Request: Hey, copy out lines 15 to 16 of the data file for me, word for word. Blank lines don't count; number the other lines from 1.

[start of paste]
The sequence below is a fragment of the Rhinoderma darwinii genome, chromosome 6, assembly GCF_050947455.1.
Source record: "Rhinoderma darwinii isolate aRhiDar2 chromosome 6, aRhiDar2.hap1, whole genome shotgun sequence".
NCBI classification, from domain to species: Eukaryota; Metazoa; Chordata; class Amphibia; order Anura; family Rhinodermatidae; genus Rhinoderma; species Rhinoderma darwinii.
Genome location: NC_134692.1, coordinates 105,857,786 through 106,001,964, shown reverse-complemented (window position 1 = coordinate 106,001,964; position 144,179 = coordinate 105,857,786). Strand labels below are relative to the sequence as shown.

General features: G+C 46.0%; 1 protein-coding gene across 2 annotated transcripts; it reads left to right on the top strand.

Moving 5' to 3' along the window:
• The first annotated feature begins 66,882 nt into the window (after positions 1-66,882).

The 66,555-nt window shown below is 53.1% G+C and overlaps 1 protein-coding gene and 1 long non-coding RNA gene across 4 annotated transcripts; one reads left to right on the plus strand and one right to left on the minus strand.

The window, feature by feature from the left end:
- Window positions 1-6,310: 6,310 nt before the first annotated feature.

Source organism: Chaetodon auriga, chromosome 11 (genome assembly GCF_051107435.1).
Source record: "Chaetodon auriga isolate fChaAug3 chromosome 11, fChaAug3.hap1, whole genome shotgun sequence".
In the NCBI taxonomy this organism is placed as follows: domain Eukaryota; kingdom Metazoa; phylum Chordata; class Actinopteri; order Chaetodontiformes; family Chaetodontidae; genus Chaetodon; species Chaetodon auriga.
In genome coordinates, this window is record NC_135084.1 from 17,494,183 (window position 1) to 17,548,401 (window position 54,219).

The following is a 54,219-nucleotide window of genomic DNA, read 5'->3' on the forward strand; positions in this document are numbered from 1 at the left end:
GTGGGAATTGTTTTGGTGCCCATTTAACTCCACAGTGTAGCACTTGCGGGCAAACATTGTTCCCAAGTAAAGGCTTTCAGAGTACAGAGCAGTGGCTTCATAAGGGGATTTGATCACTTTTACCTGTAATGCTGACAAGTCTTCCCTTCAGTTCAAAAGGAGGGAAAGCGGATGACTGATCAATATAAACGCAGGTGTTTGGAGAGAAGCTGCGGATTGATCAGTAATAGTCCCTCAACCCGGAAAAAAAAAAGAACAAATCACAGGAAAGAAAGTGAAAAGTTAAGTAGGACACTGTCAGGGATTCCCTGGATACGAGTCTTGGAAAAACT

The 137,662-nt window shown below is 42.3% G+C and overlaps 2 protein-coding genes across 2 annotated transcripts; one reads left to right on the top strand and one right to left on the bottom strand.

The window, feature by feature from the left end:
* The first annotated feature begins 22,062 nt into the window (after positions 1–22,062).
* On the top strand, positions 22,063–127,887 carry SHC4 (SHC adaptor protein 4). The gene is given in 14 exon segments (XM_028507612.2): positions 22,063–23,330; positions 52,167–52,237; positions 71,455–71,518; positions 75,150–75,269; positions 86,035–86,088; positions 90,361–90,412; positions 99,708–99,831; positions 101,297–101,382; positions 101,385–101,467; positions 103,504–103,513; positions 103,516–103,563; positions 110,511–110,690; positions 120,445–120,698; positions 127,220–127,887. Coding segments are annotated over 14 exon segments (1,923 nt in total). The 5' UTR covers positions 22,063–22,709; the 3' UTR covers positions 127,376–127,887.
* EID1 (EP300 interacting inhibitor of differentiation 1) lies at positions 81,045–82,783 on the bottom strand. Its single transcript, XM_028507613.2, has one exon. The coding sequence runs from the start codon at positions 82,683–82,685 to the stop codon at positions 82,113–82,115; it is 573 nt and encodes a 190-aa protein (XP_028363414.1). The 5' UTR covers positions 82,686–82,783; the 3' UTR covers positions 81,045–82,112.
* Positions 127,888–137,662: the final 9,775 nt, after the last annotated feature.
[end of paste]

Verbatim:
The following is a 54,219-nucleotide window of genomic DNA, read 5'->3' on the forward strand; positions in this document are numbered from 1 at the left end:
GTGGGAATTGTTTTGGTGCCCATTTAACTCCACAGTGTAGCACTTGCGGGCAAACATTGTTCCCAAGTAAAGGCTTTCAGAGTACAGAGCAGTGGCTTCATAAGGGGATTTGATCACTTTTACCTGTAATGCTGACAAGTCTTCCCTTCAGTTCAAAAGGAGGGAAAGCGGATGACTGATCAATATAAACGCAGGTGTTTGGAGAGAAGCTGCGGATTGATCAGTAATAGTCCCTCAACCCGGAAAAAAAAAAGAACAAATCACAGGAAAGAAAGTGAAAAGTTAAGTAGGACACTGTCAGGGATTCCCTGGATACGAGTCTTGGAAAAACT